Philosophy and Phenomenological Research 56 (1):79-96 (1996)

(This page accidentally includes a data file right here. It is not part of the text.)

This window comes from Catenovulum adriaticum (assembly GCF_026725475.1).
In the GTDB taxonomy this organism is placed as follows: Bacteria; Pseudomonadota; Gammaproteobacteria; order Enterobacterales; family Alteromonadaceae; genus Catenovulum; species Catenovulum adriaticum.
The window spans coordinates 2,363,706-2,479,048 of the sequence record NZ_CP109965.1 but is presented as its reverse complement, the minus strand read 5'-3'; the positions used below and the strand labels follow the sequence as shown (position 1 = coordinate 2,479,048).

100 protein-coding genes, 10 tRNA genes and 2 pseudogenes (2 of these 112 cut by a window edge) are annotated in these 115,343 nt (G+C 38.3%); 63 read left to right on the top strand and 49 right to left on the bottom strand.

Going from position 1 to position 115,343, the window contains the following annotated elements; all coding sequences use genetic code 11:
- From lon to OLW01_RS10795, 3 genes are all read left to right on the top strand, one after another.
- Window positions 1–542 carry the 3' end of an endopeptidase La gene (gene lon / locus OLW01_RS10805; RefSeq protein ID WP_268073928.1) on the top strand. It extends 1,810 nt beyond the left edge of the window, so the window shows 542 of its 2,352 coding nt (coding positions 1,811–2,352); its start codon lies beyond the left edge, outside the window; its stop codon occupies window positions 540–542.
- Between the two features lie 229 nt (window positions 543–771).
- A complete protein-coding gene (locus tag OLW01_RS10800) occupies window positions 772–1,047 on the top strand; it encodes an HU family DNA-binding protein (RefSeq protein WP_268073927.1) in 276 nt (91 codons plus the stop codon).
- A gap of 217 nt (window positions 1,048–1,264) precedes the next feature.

AbstractIn recent years it has become fashionable to criticize a family of approaches to moral thinking, loosely collected under the heading, “moral theory.” Unfortunately, these criticisms have often lacked a sharp focus. To do better, we will have to sort out the various elements of moral theory, and carefully consider them one at a time. One element which has heretofore received too little attention is generality. Demands for generality have become so central to the way many philosophers do ethics that we hardly notice them. Yet they sometimes exert a powerful influence on our thinking, pressing us to treat more general moral positions, such as consequentialism, as superior to more specific ones, like those which incorporate agent-centered restrictions or prerogatives. Although few moral philosophers accept these demands for generality explicitly, and no one has articulated them very clearly, many are in their grip to some significant degree.
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